Published: Verve Magazine, Features, February 2009
Illustration by Bappa
Does romance leave you behind at the altar or hold you even tighter in the embrace of marriage? Sitanshi Talati-Parikh traces the transition
It’s astonishing how deeply romantic it is to tie the knot, slip on the sparkly on your ring finger, walk down the aisle with a swishy fountain of lace behind you, or take a turn at the wedding mandap with dramatic chants sung against the sacred leaping flames. At every moment, you are shivering with anticipation, thinking of that spectacular wedding night that awaits you on a bed of roses. From the moment you drag your weary stiletto-ridden feet home after ‘receiving’ your many guests, you’re ready to crash. Literally. In a fun, wine-laced conversation at a recent bachelorette party, we did a show of hands to see how many people actually consummated their marriage on their wedding nights. The handful who did put up their hands, I’m dead sure, were all cock and bull stories, no pun intended. I mean who in their right mind actually does it on the wedding night?! One chica claimed – ‘You must – I mean, just for the heck of it – you have to! It’s your wedding night, after all!’
And that’s exactly how marriages begin. And romance begins to lose its edge. You do things because you have to, not because it’s always fun or scintillating. So what happens to the calls late into the night when you curl your toes under the covers with glee, the little pecks of promise, the anticipation of meeting soon, the entwined fingers and the burning look of intensity in the eyes that sends your spine and neck tingling with sensation? They are replaced by the harried look of multitasking chores, the absent-minded, disoriented air, the brow furrowed with concentration, the distracted monosyllabic answers at the breakfast table over coffee, toast and wireless BlackBerry compote, the intense concentration of a person who has his ambitious head turned skywards straight at the stars. I remind him it could get lonely at the top.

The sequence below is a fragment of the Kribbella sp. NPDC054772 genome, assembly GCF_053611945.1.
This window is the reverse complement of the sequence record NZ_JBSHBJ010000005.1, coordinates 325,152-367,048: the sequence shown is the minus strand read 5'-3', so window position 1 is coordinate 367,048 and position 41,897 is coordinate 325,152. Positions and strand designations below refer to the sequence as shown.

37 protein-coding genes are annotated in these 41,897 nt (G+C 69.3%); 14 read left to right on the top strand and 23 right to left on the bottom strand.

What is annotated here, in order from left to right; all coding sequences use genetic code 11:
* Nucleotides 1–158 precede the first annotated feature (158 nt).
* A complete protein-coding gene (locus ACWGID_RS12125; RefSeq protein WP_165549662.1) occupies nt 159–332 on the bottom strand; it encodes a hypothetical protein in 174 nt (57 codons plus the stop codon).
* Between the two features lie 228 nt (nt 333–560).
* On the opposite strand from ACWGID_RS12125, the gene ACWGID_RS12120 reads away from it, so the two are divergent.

As I plan another vacation, in memory of the bygone days of wooing, to give me a brief glimpse into the young lovers we once were, I placate myself with the thought of a new destination that allows one to forget the responsibilities of life and focus on the simple pleasures. Like enjoying each other’s company in the companionable silence of golden sands and crashing waves. He slides his hand into mine; we flash back in time. At that moment I sense that romance never left us; we left it because of our preoccupations. The young boy’s romance has matured into a man’s love – deeper and subtler. Instead of wallowing in a time warp, I realise the romance didn’t die. It just changed, adapted, grew. The candyfloss tinted glasses fell off. I wouldn’t want it any other way.